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Monday, June 22, 2009

Should We Reinstate Glass-Steagall?

The one unmentionable topic that has become the non-barking canine is reinstating the Glass-Steagall Act after we repeal the Gramm-Leach-Bliley Act. Since no one else will say it aloud, I will. Let us re-erect supposedly harsh regulatory lines separating activities between commercial banks and investment banks. Once more, commercial banks may only underwrite government-issued bonds (which should keep them busy for years), thus avoiding the temptation of deposits. The remainder of underwriting securities goes to investment banks.

Before everyone reaches for his or her keyboard, telling me why repealing the Gramm-Leach-Bliley Act, which negated Glass-Steagall, is impractical and is a business-growing impediment, in the 21st century, that is precisely the dash of regulatory perspective we seriously need now.

Financial institutions will forever devote a significant portion of their energy and their cash to figure out ways around regulatory restrictions. It is not the job of domestic authorities to placate the whims and desires of global institutions playing international markets, using docile laws, for fun and profits.The values of international capitalism do not run congruent with the values of domestic capitalism. In addition, domestic capitalism has a lousy track record against international capitalism.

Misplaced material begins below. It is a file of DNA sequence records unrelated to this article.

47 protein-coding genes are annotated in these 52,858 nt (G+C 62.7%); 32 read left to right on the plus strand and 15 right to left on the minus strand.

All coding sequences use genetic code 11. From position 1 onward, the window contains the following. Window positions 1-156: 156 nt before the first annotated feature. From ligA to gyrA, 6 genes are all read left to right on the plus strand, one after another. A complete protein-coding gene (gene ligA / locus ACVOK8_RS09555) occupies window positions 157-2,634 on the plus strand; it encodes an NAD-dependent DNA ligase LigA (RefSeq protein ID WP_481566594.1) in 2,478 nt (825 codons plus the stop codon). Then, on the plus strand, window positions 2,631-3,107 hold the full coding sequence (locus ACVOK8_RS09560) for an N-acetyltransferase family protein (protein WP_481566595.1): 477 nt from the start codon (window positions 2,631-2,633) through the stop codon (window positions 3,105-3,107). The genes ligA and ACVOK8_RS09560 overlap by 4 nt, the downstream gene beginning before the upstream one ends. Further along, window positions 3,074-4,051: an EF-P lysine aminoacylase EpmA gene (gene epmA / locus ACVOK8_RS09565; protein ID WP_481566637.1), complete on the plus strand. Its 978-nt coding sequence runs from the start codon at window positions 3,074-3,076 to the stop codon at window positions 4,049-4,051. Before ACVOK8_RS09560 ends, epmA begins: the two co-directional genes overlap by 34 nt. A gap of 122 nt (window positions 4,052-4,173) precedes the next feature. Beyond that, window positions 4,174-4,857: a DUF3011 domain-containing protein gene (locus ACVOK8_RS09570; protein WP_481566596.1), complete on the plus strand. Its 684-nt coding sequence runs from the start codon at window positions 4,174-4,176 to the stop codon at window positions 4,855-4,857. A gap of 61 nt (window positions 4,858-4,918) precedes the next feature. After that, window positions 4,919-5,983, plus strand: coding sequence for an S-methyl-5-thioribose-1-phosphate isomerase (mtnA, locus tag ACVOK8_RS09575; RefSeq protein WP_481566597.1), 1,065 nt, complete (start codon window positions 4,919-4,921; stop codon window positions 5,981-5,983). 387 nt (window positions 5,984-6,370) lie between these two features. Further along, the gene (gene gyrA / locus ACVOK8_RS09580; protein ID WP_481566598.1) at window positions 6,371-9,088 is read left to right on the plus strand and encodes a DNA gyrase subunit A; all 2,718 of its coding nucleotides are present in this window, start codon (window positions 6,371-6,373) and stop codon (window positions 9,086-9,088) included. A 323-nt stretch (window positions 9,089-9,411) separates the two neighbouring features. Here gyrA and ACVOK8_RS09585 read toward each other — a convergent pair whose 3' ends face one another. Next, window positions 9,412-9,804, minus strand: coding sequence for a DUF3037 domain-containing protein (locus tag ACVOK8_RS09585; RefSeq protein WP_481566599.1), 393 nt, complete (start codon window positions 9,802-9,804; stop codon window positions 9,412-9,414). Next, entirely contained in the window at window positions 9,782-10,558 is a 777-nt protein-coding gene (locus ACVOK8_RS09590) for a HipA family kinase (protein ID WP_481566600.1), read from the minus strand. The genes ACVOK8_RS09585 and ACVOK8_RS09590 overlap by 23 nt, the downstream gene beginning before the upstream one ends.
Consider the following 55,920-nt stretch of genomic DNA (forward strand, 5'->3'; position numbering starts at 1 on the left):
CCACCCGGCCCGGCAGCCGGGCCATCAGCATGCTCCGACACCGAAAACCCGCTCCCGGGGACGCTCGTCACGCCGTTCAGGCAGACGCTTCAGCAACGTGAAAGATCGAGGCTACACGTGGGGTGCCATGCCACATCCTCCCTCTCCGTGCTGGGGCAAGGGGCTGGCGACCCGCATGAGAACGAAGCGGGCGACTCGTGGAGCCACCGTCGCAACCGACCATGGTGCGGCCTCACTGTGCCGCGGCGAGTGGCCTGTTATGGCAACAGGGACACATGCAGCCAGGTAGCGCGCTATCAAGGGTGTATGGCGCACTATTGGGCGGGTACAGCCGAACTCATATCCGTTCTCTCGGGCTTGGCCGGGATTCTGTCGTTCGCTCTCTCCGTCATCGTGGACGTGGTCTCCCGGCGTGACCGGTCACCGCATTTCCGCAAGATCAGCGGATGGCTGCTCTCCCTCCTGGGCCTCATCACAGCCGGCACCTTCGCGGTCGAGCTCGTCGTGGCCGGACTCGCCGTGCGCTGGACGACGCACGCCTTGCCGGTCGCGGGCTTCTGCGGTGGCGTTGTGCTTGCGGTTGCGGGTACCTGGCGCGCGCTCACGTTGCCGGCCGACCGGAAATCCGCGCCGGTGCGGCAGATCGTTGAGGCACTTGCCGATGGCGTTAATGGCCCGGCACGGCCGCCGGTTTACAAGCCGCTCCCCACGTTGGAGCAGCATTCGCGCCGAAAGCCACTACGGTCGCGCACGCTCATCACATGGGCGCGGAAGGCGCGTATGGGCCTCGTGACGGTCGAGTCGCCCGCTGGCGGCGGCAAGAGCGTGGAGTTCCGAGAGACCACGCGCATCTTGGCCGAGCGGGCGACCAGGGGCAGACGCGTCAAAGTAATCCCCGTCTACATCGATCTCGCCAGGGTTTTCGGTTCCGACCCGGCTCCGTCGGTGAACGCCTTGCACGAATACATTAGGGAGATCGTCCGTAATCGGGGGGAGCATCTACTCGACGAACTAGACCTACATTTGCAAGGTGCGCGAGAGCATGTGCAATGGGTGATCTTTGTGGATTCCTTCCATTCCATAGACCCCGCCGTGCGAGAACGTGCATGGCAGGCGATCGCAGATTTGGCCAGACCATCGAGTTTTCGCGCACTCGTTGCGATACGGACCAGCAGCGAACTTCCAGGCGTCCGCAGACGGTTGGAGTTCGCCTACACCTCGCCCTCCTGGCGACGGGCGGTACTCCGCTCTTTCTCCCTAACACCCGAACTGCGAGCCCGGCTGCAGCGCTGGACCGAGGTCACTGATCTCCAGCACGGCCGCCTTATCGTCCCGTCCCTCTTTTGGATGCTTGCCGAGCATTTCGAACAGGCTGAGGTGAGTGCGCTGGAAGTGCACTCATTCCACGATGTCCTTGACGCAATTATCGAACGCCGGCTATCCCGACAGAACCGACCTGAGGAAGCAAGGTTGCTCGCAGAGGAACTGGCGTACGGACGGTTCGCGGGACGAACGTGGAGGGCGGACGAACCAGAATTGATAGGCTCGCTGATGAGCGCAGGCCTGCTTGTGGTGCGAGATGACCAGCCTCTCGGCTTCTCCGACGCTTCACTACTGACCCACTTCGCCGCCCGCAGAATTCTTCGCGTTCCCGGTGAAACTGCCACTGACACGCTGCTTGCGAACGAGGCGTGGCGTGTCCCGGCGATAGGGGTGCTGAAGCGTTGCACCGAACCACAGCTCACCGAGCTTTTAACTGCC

The Obama Administration has giving broad powers to the Federal Reserve to oversee banking, and amorphous money institutions, including increased capital ratios. New ratios, however, are below some international standards.Another byproduct of the reshuffling of regulatory priorities will mix for the first time the oversight of commerce and banking. Nevertheless, the absence of strict divisions between banking business lines is unchanged.

Under the Glass-Steagall Act, when enacted in 1933, regulators protected bank depositors from stock market speculation and other investment banking activities. Over time, we also generated enough wealth to end the Great Depression, create the largest middle-class any nation has experienced in history. We were able profitably expanded the aviation, automobile, and pharmaceutical industries.

Nor did American capitalism neglect the opportunities to make money in entertainment, travel, aerospace, electronics, or telecommunications. The existence of Glass-Steagall did not block private industry from entering, and making individuals rich, from the computer and personal computer areas.Trade and manufacturing benefited greatly through the years with G-S on the books.

Last but not least, the financial industry. As Charlie Sheen’s character, Bud Fox demanded an answer to his question from Michael Douglas’s Oscar-winning portrayal of Gordon Gekko in Oliver Stone’s 1987 Wall Street, “How much is enough?" People in the financial services industry made more money than most other Americans did throughout their careers. Wall Street did ok under Glass-Steagall. What good does it do to kill the golden goose as it increase production of delivering the golden eggs?

We will not go backwards even if it is in our best interest. We culturally frown upon looking backwards. Sometimes it is a virtue while other times it is risky.

Do we like managing risk or do we attempt to manage the risk we like?

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